Questions about TLS 1.0 / 1.1 deprecation for ACME requests

If you have any questions about the upcoming deprecation of TLS 1.0 / 1.1 for requests to the ACME API, please post them on this thread.

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Oh no!

Damn, I need a couple of months off $dayjob to fix all the things I need prior to, and do the actual porting of, a newer SSL library to my hobby OS (as opposed to just backporting necessary individual fixes)…

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If you get really stuck, you could have another system request and valid certificates for you using the DNS challenge type, then scp the certificates to your hobby OS. :slight_smile:

Good luck, and I'm curious - what's your hobby OS called, and what's it like?

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MirBSD. I could also proxy the requests through a Debian system; I already have set this up for one IMAP account (firewalled on the Debian box of course), but… meuh.

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Out of interest which cipher suites will you support and will you use an RSA or EC chain (or both)? Some older versions of Windows (e.g. 2012 ) are still very much in use but by default only have a limited (compared to modern systems) set of cipher suites enabled.

[I understand this will affect approx 1.7 million certificates, based on the 0.008% of issuances not using TLS 1.2]

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Good question. We plan to keep the same chain. We hadn't planned to change our list of cipher suites (which you can see here), but it may be that there are some we can eliminate because no client that supports TLS 1.2+ needs them. Do you have an recommendations?

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Will this be implemented by ISRG within their network with a relevant error message OR will this be implemented on the CDN/Gateway/LoadBalancer layer with a generic status code or timeout?

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At first we will provide an ACME-level error message. You can see the feature flag and corresponding error message in the pull request here: Add feature flags for upcoming deprecations by jsha · Pull Request #6043 · letsencrypt/boulder · GitHub. Note that the error message may change in the future, and the latest code will always be the best reference.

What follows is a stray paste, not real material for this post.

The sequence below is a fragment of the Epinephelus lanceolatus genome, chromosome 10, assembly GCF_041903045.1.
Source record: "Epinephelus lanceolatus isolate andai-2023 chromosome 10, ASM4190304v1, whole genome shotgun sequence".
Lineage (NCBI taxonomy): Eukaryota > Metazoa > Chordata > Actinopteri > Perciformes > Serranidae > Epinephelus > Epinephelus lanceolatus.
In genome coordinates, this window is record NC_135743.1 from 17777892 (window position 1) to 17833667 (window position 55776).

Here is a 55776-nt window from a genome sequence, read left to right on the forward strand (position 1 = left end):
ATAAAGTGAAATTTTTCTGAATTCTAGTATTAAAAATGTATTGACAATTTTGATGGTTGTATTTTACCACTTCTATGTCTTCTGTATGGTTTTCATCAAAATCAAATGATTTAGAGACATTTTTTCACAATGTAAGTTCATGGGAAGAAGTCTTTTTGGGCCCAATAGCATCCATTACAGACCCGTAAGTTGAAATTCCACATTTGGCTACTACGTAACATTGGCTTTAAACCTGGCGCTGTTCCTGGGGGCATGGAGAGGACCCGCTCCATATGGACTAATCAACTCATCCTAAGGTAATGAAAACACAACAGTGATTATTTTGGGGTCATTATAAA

That means we'll actually still be terminating TLS 1.0 and 1.1 at our load balancers, and passing that information along to Boulder to give an informative error message. We will probably leave this informative error message in place for one full renewal cycle before turning off TLS 1.0 and 1.1 at the load balancers (after which the error messages will be whatever the client's TLS library shows when a TLS version cannot be negotiated).

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Awesome! I am very glad you chose to implement it with this strategy! This will make troubleshooting much easier for all.

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I've updated the Announcment thread with the following information:

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On Windows it's not necessarily the ACME client you have to upgrade, it's the OS level TLS and cipher suite registry settings, so in that context the error detail is misleading, as in that case no amount of upgrading your ACME client will help.

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That's useful, I was just thinking we should add a more helpful error message. Similarly, on Linux it's more likely that people need to upgrade their OpenSSL.

Do you have any ideas about an error that is more helpful and is broad enough to cover Windows, Linux, and other OSes?

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Might it make sense for the error message to include a URL to a documentation page (and/or community forum post) with common platforms and solutions? Though I'm a little wary of suggesting that "all one has to do" to upgrade is fix some libraries where on systems old enough to not enable TLSv1.2 by default there are likely other security issues.

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I like the idea of including a URL to a living document that is easier to update. And perhaps make the error message less of an explicit command like "You must do X" and more of a statement of fact. Something like:

"TLSv1.2 is now required for all ACME clients. Please see https://letsencrypt.org/docs/tls1.2-required/ for more detail."

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Nice! It still perhaps requires users to know what an ACME client is, perhaps something like

"TLSv1.2 is now required in order to use the Let's Encrypt service. Please see https://letsencrypt.org/docs/tls1.2-required/ for more detail."

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